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Night speed lights

 

Application programming interfaces; we’d be lost without them. Simply put, they specify how applications can talk to one another. Every time you check the weather or a train time on your smartphone, you’re making use of APIs that enable your smartphone app to pull information from the weather bureau’s applications or the train operator’s train tracking and timetabling systems.

 

APIs are the glue of the IoT

The world of IoT is equally dependent on APIs. APIs help connect devices, products, facilities, assets and other objects with the applications that make use of the data they generate. Every one of the millions of devices in IoT would be useless if the data it produces could not be communicated to applications that are able to act on it.

Back in 2014, Infoworld columnist Andrew Oliver wrote: “APIs are actually the glue and interesting part where the Internet of things starts to become useful and more than a buzzword,” adding: “Ultimately [IoT] is all about the data the APIs expose.” Trouble is, anything that exposes data is vulnerable to attack, and APIs are no exception. Because APIs are an integral part of IoT applications, making them secure is essential to maintain overall security of an IoT network

 

API-related Threats and Measures

In its TechRadar report Internet of Things Security, 2017 Forrester Research predicts that API-related threats and vulnerabilities will drive interest and demand for API-based security measures.

“API security,” says Forrester “will be essential for protecting the integrity of data transiting between edge devices and back-end systems to ensure that only authorized devices, developers, and apps are communicating with APIs as well as detecting potential threats and attacks against specific APIs.”

Forrester explains that IoT API security solutions will provide the ability to authenticate and authorize data movement between IoT devices, back-end systems, and applications using REST-based APIs.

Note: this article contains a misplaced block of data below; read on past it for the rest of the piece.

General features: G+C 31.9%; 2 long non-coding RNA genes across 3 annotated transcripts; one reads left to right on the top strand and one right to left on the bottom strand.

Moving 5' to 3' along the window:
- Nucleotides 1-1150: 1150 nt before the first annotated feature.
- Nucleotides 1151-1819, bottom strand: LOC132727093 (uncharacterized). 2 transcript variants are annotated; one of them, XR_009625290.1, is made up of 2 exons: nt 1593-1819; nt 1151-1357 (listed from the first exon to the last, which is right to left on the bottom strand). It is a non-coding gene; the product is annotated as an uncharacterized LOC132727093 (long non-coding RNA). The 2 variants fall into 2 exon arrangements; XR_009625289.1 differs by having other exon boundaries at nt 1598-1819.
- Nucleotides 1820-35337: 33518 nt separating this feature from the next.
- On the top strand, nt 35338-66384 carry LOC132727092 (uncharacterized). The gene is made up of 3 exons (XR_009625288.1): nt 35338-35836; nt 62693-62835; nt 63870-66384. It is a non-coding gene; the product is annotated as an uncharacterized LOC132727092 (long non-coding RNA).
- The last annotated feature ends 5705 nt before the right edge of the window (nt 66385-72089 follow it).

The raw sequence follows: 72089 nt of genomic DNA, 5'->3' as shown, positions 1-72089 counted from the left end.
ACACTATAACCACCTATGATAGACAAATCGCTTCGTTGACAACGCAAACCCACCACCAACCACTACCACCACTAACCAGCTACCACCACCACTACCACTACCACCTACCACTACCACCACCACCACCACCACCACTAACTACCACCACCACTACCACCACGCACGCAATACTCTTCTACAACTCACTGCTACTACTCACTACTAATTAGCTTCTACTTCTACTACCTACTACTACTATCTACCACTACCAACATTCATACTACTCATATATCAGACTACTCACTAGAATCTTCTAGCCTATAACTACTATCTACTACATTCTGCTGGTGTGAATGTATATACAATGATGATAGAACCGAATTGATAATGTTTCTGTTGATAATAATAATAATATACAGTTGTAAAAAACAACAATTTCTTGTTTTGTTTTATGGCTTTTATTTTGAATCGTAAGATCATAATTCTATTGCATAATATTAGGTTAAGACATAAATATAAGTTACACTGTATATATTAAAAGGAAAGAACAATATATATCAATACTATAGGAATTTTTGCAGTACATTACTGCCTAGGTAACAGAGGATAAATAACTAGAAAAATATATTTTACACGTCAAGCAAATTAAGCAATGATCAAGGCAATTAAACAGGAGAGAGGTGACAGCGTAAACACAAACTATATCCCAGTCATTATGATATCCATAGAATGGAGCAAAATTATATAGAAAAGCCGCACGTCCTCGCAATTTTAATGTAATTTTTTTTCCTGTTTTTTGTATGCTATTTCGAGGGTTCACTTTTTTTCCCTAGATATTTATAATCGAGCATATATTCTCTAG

“Hackers are increasingly targeting server-side APIs, which is forcing organizations to seek more-robust API protections and security.”

 

Is OAuth 2.0 the Answer?

To meet the challenges of securing APIs in the world of IoT, much hope is being placed in OAuth 2.0. It is being billed as “one of the most powerful open authorization solutions available to API developers today.”

OAuth 2.0 is commonly used to enable Internet users to grant websites or applications access to their information on other websites without revealing their passwords. It’s what enables you to share information about your Amazon, Google, Facebook or Twitter account with third party applications or websites.

OAuth 2.0 has been standardized by the Internet Engineering Taskforce (IETF) and is published as RFC 6749. The IETF is now looking at specifying the use of OAuth 2.0 specifically for IoT applications, in its Authentication and Authorization in Constrained Environments working group.

This work is detailed in RFC 7744 Use Cases for Authentication and Authorization in Constrained Environments, published in January 2016. It details numerous use cases: container monitoring, home automation, personal health monitoring, building automation, smart metering and industrial control systems. In short, API security for IoT is a work in progress with promising prospects.

 

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